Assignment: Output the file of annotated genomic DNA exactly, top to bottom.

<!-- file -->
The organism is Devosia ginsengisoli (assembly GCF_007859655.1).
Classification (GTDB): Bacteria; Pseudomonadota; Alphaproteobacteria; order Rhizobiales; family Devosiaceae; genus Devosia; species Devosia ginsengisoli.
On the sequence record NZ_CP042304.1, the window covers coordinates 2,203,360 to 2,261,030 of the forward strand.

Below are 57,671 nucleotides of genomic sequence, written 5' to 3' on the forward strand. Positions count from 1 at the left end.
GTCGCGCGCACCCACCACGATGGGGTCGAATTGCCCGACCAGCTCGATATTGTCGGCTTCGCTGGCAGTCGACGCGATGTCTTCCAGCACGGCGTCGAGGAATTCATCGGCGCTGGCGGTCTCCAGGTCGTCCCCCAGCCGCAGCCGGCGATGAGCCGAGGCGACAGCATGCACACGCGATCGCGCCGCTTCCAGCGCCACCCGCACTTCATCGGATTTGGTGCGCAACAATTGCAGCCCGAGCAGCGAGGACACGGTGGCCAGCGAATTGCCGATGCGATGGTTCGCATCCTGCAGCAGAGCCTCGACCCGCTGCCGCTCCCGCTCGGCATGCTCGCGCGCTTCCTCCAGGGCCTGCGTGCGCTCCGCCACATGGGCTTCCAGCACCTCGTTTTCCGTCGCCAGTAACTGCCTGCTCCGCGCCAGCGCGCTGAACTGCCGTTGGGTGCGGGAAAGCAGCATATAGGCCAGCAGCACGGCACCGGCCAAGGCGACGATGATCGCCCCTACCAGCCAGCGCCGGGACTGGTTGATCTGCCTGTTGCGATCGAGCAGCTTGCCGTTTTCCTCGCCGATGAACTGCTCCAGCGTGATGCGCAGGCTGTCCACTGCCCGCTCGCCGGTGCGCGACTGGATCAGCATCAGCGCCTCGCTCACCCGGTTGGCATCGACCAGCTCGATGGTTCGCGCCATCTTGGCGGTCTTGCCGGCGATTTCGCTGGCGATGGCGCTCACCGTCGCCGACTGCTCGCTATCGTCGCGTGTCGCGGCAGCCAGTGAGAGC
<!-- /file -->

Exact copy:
The organism is Devosia ginsengisoli (assembly GCF_007859655.1).
Classification (GTDB): Bacteria; Pseudomonadota; Alphaproteobacteria; order Rhizobiales; family Devosiaceae; genus Devosia; species Devosia ginsengisoli.
On the sequence record NZ_CP042304.1, the window covers coordinates 2,203,360 to 2,261,030 of the forward strand.

Below are 57,671 nucleotides of genomic sequence, written 5' to 3' on the forward strand. Positions count from 1 at the left end.
GTCGCGCGCACCCACCACGATGGGGTCGAATTGCCCGACCAGCTCGATATTGTCGGCTTCGCTGGCAGTCGACGCGATGTCTTCCAGCACGGCGTCGAGGAATTCATCGGCGCTGGCGGTCTCCAGGTCGTCCCCCAGCCGCAGCCGGCGATGAGCCGAGGCGACAGCATGCACACGCGATCGCGCCGCTTCCAGCGCCACCCGCACTTCATCGGATTTGGTGCGCAACAATTGCAGCCCGAGCAGCGAGGACACGGTGGCCAGCGAATTGCCGATGCGATGGTTCGCATCCTGCAGCAGAGCCTCGACCCGCTGCCGCTCCCGCTCGGCATGCTCGCGCGCTTCCTCCAGGGCCTGCGTGCGCTCCGCCACATGGGCTTCCAGCACCTCGTTTTCCGTCGCCAGTAACTGCCTGCTCCGCGCCAGCGCGCTGAACTGCCGTTGGGTGCGGGAAAGCAGCATATAGGCCAGCAGCACGGCACCGGCCAAGGCGACGATGATCGCCCCTACCAGCCAGCGCCGGGACTGGTTGATCTGCCTGTTGCGATCGAGCAGCTTGCCGTTTTCCTCGCCGATGAACTGCTCCAGCGTGATGCGCAGGCTGTCCACTGCCCGCTCGCCGGTGCGCGACTGGATCAGCATCAGCGCCTCGCTCACCCGGTTGGCATCGACCAGCTCGATGGTTCGCGCCATCTTGGCGGTCTTGCCGGCGATTTCGCTGGCGATGGCGCTCACCGTCGCCGACTGCTCGCTATCGTCGCGTGTCGCGGCAGCCAGTGAGAGC